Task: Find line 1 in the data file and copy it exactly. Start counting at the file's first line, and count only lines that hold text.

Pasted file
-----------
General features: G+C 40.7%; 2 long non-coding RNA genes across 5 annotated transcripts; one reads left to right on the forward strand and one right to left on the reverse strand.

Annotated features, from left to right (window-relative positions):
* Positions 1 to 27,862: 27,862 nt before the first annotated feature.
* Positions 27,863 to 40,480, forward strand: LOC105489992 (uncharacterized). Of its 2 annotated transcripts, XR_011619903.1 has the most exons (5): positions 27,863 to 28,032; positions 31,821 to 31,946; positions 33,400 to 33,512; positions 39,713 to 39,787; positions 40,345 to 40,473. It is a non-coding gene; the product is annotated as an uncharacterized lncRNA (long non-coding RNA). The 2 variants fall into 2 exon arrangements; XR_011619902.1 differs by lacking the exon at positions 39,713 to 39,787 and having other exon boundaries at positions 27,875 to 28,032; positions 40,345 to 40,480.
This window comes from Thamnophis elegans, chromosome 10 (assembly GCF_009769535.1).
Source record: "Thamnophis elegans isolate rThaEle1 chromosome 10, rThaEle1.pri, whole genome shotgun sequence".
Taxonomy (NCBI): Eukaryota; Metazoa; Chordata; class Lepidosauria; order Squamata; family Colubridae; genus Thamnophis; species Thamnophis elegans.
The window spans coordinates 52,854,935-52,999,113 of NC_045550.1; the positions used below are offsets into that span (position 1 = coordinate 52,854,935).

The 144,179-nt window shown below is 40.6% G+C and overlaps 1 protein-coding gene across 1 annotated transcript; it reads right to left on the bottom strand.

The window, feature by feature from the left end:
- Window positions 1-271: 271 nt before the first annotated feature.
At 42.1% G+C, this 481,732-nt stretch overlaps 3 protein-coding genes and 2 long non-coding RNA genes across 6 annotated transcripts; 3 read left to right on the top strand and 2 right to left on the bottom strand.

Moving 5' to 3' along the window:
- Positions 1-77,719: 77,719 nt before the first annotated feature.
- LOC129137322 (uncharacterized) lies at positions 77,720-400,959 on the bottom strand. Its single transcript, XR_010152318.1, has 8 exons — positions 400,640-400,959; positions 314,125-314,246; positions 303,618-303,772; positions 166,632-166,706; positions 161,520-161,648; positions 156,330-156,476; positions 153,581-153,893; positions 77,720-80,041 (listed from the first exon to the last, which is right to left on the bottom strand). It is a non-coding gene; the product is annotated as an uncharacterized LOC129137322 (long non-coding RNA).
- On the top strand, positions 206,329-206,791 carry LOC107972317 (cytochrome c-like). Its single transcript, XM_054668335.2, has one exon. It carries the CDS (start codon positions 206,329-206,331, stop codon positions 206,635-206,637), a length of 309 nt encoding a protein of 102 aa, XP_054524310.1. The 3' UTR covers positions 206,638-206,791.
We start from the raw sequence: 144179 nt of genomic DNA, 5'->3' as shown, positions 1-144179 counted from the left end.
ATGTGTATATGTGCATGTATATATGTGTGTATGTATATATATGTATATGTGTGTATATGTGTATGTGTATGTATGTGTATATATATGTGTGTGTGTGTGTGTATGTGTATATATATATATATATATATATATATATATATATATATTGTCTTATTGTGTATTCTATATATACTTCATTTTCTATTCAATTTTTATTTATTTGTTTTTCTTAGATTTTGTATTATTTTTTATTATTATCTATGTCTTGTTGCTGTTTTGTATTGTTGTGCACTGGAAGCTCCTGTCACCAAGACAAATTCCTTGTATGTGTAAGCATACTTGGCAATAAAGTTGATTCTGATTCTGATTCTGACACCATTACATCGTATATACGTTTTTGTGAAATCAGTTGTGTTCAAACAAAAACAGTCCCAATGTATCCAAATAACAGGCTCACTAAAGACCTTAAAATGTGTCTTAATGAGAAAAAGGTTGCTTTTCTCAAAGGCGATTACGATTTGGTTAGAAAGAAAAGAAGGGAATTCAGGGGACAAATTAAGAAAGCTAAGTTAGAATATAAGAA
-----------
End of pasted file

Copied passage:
General features: G+C 40.7%; 2 long non-coding RNA genes across 5 annotated transcripts; one reads left to right on the forward strand and one right to left on the reverse strand.